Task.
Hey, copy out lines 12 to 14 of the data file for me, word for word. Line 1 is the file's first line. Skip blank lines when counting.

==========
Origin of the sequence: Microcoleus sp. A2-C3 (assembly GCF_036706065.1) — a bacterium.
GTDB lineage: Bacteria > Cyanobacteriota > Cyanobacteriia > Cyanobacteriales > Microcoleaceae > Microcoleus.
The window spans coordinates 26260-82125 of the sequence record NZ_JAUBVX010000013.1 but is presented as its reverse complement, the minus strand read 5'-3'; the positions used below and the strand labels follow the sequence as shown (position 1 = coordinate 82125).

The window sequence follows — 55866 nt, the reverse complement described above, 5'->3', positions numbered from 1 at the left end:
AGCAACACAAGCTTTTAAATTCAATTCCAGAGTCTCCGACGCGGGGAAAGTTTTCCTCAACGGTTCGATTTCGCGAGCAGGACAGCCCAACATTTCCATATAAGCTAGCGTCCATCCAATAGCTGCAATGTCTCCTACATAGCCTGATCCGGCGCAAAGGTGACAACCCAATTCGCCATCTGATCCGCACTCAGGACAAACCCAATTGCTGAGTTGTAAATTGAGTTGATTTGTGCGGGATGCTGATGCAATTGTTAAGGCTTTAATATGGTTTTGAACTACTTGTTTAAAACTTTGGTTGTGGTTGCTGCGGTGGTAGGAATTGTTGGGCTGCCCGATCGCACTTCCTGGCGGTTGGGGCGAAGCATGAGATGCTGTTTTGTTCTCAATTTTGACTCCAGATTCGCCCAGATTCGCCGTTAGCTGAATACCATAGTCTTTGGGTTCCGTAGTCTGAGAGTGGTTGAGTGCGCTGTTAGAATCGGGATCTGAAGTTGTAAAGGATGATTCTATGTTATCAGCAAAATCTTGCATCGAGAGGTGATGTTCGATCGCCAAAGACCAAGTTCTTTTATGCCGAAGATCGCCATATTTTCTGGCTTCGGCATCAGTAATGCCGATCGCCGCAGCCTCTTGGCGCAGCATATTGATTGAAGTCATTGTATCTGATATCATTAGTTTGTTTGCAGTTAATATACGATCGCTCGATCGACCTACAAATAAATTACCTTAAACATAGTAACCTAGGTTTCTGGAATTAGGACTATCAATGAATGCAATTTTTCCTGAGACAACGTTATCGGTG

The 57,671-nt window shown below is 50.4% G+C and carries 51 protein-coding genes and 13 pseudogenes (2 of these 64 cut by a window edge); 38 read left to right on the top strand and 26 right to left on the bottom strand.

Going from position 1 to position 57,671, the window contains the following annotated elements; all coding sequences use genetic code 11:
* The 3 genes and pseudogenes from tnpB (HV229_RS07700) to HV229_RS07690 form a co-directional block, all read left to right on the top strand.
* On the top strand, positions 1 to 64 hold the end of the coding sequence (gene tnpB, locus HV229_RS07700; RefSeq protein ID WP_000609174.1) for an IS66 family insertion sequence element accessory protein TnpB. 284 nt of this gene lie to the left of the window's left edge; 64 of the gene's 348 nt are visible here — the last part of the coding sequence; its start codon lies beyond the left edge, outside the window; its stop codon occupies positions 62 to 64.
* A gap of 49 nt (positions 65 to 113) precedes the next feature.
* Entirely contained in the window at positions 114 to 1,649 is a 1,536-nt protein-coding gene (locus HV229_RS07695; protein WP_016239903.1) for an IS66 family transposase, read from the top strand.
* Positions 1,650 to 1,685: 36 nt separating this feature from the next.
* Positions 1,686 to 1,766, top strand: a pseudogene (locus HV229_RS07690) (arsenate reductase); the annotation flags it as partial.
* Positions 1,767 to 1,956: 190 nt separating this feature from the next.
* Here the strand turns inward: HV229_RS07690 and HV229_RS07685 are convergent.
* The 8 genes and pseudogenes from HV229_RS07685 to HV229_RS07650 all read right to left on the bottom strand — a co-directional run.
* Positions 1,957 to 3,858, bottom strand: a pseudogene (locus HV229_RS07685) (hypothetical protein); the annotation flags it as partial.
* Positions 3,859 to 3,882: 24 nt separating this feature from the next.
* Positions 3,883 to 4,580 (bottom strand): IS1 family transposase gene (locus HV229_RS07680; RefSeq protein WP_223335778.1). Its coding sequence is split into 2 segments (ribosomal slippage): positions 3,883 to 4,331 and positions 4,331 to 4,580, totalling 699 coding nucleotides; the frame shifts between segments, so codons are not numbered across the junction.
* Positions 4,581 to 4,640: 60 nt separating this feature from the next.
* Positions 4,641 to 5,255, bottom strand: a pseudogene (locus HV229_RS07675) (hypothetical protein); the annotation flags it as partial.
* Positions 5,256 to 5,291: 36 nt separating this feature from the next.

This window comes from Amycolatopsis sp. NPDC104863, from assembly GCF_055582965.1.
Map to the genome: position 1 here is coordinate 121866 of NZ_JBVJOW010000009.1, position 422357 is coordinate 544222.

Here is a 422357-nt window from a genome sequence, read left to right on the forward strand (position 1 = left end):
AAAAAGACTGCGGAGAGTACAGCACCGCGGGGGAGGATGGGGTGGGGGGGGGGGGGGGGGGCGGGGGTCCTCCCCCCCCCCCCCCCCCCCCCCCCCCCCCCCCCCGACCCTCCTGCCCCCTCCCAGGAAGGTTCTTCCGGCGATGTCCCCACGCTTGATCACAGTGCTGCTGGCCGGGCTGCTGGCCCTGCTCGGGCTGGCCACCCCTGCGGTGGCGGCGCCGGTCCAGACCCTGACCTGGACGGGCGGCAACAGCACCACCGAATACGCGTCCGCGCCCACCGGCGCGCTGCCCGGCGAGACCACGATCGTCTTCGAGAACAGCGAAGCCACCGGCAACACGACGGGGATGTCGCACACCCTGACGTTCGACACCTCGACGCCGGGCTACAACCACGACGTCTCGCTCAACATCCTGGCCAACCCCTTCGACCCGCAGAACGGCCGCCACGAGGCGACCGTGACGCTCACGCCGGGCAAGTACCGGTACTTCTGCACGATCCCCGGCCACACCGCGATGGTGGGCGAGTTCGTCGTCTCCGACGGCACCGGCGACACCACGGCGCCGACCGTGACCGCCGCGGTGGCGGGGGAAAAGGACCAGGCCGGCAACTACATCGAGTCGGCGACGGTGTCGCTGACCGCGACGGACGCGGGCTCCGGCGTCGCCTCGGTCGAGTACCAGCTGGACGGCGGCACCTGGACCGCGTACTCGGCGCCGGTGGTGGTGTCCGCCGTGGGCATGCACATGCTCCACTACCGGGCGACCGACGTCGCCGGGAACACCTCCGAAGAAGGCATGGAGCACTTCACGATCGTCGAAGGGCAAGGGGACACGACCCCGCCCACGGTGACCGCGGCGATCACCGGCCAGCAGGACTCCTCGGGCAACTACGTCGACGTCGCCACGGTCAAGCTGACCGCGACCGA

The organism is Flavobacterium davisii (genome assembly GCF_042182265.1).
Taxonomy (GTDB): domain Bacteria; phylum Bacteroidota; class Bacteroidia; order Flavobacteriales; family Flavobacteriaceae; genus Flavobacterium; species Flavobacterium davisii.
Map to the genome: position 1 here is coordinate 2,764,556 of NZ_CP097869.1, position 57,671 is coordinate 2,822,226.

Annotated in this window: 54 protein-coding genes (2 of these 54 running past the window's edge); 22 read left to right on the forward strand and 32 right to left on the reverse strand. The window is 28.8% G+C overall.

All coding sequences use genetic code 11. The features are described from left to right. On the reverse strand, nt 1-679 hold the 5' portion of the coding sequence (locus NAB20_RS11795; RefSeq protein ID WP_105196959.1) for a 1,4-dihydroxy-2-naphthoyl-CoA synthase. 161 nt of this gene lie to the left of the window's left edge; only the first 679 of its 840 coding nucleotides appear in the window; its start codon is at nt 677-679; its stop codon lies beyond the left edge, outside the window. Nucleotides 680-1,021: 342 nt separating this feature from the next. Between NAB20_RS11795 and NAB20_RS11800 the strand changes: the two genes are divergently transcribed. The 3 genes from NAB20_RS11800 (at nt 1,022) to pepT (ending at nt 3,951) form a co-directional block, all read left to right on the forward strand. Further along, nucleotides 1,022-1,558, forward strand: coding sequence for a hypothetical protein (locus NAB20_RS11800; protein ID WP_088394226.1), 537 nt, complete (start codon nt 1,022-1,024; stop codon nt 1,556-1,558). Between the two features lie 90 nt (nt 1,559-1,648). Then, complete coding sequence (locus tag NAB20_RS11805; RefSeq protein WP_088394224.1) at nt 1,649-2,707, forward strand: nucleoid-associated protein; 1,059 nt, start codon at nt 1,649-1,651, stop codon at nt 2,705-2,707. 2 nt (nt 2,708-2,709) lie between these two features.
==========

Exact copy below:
* Positions 1,650 to 1,685: 36 nt separating this feature from the next.
* Positions 1,686 to 1,766, top strand: a pseudogene (locus HV229_RS07690) (arsenate reductase); the annotation flags it as partial.
* Positions 1,767 to 1,956: 190 nt separating this feature from the next.